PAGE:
The right to issue regulations and its limits is a topical issue in the developing Estonian legal system both from the legal-political and theoretical perspectives. This issue is connected with the need to specify the competence of the legislature and the administration in legislative drafting. Attributes characteristic of young democracies of Central and Eastern Europe can also be observed in the Estonian legal system. According to G. Nolte (1993)*1, parliaments in these countries are trying to ensure substantial legal regulation by on the one hand, passing laws which in itself, overburdens the parliaments and slows down the legislative drafting process, and on the other hand, by granting an overly extensive authority to the administration to issue regulations. This inevitably leads to the creation of an authoritarian regime and rule by the administration. Both objective and subjective factors influence the process. The subjective factors include, first and foremost, a lack of knowledge and experience, and of court practice. The above-mentioned attributes were characteristic of Estonia primarily in the first years of re-establishment of its independence. However, the Constitution adopted by a referendum in 1992 provided objective criteria for specifying the right to issue regulations. Commencement of the activities of the Supreme Court as the constitutional review court in 1993 and evolving court practice have considerably influenced the application of the Constitution in the field of regulations. The Legal Chancellor as a constitutional body who reviews the legislation of the legislative and executive powers and of local governments for conformity with the Constitution and the laws has also significantly contributed to ensuring the constitutionality of regulations. Several theoretical analyses have been published concerning the right to issue regulations and its constitutional limits.*2 Despite improvements, the author believes that cases still occur in practice where the legislator oversteps the constitutional limits on delegation of the right to issue regulations. Therefore, this issue requires an in-depth theoretical analysis.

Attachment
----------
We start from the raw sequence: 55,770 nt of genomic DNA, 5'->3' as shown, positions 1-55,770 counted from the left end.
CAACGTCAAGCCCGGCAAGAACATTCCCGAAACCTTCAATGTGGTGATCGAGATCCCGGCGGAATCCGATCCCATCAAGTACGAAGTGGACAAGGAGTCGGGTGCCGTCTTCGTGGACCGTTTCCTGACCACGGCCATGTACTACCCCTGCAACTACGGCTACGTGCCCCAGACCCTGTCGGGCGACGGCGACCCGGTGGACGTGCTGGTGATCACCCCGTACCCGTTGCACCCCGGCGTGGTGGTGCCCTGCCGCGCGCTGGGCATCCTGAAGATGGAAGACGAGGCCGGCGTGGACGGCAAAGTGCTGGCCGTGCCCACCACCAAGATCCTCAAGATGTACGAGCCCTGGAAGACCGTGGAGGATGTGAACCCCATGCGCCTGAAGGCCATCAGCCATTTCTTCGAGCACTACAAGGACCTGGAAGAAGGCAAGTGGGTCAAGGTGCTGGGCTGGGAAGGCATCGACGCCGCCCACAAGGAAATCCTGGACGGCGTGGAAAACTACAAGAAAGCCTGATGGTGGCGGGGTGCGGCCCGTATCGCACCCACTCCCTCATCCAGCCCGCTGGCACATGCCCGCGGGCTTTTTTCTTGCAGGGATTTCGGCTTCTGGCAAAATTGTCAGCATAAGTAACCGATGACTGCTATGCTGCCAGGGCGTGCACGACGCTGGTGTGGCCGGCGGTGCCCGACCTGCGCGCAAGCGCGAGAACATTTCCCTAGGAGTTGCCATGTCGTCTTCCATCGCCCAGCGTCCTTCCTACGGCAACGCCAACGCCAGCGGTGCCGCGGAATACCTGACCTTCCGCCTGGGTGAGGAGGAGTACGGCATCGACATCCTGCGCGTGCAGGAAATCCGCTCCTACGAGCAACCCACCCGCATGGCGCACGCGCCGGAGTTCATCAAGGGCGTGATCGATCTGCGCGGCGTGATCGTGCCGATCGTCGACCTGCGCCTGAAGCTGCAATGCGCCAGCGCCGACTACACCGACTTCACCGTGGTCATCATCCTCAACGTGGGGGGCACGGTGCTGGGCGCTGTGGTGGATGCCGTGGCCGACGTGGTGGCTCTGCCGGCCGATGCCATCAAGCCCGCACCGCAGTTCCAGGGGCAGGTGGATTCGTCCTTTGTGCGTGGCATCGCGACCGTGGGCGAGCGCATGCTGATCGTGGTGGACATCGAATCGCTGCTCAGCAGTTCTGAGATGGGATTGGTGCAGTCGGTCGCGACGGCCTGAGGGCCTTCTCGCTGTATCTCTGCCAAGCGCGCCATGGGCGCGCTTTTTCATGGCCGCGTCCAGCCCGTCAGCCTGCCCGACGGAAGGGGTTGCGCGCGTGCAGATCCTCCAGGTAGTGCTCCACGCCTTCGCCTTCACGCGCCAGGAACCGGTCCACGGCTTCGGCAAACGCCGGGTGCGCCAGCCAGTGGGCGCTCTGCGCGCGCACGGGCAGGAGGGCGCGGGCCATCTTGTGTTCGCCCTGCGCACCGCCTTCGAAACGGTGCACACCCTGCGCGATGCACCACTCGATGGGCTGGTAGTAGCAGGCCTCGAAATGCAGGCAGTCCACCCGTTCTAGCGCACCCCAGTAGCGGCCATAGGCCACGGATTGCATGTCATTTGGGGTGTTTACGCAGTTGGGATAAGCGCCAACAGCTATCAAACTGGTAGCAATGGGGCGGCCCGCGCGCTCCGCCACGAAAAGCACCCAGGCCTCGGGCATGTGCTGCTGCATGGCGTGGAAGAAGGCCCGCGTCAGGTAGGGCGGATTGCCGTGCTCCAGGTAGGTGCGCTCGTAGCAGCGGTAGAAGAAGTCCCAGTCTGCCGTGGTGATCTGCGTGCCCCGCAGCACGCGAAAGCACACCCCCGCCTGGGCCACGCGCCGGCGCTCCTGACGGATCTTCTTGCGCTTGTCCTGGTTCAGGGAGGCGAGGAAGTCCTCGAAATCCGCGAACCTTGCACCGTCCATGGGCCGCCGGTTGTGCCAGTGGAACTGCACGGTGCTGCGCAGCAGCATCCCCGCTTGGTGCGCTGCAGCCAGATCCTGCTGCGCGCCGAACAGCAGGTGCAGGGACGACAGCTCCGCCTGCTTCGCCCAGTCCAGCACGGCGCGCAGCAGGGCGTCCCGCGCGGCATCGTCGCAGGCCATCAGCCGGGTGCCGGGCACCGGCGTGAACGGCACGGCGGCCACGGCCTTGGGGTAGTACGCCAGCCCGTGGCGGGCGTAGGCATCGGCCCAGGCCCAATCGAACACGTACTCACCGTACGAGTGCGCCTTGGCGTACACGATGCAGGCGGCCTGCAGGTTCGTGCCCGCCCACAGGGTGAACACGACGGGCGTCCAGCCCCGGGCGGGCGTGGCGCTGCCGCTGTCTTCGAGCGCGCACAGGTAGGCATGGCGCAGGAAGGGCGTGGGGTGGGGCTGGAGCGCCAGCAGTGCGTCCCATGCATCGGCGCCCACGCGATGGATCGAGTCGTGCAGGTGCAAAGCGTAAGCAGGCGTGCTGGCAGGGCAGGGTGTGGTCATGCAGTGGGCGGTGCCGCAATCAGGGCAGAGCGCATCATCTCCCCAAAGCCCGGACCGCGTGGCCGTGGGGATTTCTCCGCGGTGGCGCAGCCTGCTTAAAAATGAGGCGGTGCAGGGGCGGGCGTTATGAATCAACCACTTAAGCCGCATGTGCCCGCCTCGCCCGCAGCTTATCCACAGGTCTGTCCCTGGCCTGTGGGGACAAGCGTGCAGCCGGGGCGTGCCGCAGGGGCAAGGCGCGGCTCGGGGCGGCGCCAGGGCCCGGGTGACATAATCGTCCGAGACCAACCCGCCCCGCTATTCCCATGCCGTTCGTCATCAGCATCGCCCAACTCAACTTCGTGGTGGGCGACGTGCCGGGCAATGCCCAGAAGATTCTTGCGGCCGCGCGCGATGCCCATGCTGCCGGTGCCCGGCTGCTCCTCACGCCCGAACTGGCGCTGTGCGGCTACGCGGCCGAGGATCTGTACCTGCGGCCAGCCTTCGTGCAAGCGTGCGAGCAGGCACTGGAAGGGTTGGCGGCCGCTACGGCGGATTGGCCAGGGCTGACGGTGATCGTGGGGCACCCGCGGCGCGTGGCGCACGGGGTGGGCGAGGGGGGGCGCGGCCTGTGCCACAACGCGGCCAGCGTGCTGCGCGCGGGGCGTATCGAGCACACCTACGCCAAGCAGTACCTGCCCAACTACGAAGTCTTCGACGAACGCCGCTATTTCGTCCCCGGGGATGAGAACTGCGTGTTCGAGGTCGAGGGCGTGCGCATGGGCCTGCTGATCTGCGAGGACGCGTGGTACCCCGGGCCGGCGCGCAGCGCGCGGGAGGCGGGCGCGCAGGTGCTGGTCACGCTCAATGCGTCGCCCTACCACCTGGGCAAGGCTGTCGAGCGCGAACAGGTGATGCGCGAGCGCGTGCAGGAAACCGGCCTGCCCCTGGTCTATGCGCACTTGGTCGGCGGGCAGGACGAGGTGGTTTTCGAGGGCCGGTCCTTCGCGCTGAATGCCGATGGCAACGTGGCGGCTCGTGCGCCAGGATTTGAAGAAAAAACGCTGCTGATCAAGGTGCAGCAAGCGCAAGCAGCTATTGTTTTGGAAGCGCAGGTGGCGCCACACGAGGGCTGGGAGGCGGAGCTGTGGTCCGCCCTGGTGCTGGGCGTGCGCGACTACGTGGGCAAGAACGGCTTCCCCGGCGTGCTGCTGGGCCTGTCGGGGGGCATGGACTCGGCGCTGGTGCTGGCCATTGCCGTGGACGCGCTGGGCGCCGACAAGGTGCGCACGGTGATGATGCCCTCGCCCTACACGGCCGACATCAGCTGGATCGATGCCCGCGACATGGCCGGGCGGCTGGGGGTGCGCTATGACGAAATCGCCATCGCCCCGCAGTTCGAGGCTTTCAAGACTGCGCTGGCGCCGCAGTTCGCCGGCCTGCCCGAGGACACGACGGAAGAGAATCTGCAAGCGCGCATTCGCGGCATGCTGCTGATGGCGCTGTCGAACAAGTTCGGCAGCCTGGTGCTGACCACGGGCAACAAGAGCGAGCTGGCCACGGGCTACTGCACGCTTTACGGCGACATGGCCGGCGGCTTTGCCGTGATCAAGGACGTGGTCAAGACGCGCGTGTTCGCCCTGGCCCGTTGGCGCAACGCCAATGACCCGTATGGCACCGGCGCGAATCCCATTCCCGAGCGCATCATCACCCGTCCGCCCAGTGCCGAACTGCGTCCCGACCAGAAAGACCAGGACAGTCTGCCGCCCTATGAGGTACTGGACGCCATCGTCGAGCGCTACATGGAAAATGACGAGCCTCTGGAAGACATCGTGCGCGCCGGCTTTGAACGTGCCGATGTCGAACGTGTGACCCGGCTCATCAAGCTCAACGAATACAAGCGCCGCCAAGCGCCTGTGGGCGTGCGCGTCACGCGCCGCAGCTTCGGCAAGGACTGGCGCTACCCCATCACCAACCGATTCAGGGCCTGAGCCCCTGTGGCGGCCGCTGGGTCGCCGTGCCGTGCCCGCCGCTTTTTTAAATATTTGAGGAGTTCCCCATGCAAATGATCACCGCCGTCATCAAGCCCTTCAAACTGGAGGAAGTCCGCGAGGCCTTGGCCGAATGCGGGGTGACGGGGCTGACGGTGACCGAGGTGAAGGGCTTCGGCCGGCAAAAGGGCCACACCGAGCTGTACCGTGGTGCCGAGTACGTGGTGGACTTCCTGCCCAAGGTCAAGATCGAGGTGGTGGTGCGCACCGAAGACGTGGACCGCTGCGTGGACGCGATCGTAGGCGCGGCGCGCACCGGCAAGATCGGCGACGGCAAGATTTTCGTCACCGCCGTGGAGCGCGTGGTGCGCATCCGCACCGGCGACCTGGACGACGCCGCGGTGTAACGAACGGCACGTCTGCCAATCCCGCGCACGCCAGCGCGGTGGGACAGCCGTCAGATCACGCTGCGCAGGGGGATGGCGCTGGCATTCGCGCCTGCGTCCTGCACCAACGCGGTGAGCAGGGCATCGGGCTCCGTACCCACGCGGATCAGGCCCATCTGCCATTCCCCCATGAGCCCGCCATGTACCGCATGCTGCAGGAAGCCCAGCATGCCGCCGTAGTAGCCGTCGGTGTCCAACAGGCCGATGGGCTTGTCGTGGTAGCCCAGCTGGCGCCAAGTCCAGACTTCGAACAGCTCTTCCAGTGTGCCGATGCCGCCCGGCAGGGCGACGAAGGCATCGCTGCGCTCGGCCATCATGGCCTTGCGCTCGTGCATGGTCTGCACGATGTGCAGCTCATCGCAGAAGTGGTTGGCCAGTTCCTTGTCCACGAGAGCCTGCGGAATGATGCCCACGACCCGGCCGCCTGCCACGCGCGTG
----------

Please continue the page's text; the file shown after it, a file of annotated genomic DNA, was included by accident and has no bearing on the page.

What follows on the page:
In legal theory, the concept of regulation has been defined in several ways, although, in essence, these definitions often coincide. According to G. Jellinek (1919)*3, a regulation is a state act of will, a substantive law which is adopted in a definite form and has the same effect as a rule of law created by legislation or derived from common law. L. K. Adamovich (1935)*4 considers a regulation to be any rule of law of general application which is not created in the form of a law. L. K. Adamovich (1982)*5 treats a regulation as a general regulatory act of state power which is issued by the administration and which has an external effect. F. Ermacora (1970)*6 notes that any regulation which is general in nature, in that it concerns an abstract number of cases and is binding on the addressee has the same effect as a law, although it is not a law in the formal sense but a law in the substantive sense. H. J. Wolff (1994)*7 defines a regulation as a unilateral, abstract and, as a rule, generally binding precept of state power which is issued in a definite form by government or administrative bodies to regulate general relationships of state power and which has the nature of a substantive law. Generalising the above definitions, a regulation can be viewed as a generally binding precept issued in a definite form which governs an abstract number of cases and impersonally creates rights and duties. Thus, a regulation is a substantive law since it contains rules of law created by the executive power.